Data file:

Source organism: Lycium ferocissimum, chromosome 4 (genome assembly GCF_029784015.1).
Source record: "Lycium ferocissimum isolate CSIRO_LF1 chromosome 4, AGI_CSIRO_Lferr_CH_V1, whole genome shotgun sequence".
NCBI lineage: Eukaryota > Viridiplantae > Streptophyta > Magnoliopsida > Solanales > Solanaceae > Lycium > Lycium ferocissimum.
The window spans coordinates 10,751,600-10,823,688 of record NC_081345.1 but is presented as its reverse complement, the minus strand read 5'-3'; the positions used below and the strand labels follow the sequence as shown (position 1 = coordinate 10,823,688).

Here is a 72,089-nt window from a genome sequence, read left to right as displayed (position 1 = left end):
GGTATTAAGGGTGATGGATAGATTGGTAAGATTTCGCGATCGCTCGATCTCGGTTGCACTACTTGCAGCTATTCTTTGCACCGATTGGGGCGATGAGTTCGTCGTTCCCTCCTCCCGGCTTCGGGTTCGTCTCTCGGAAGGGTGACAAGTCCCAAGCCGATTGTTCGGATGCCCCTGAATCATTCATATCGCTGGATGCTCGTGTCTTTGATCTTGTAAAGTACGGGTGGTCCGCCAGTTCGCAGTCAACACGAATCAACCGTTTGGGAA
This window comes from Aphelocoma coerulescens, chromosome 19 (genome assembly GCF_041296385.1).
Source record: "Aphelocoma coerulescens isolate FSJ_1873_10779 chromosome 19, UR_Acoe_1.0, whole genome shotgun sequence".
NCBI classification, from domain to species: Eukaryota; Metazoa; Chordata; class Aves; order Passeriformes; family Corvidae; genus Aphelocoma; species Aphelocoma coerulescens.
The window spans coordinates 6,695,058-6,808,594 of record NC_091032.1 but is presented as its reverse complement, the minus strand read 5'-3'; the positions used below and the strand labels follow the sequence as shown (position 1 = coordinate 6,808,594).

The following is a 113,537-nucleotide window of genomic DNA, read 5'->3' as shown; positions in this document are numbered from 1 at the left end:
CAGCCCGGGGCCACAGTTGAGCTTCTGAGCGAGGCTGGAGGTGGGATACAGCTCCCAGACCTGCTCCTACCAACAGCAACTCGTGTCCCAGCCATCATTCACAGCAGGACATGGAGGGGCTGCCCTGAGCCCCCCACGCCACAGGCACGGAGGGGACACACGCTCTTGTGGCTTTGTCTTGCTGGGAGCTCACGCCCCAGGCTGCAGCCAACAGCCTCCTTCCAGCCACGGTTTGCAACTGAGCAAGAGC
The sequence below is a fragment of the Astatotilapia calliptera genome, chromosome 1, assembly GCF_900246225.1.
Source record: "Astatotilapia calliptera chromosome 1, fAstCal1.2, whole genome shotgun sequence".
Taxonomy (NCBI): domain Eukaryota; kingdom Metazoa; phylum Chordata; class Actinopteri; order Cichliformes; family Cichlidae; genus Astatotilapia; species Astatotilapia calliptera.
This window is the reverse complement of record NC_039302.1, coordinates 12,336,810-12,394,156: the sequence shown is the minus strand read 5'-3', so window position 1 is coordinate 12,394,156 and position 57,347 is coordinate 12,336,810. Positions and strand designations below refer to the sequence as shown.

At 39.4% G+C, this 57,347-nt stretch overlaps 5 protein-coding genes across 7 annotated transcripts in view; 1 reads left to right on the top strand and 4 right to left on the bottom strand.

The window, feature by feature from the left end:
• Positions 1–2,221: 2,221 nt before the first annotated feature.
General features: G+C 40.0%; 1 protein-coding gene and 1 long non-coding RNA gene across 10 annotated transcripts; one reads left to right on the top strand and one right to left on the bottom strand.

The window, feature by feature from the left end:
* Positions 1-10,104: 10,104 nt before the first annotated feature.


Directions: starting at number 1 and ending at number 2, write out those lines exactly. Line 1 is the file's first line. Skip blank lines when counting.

Source organism: Lycium ferocissimum, chromosome 4 (genome assembly GCF_029784015.1).
Source record: "Lycium ferocissimum isolate CSIRO_LF1 chromosome 4, AGI_CSIRO_Lferr_CH_V1, whole genome shotgun sequence".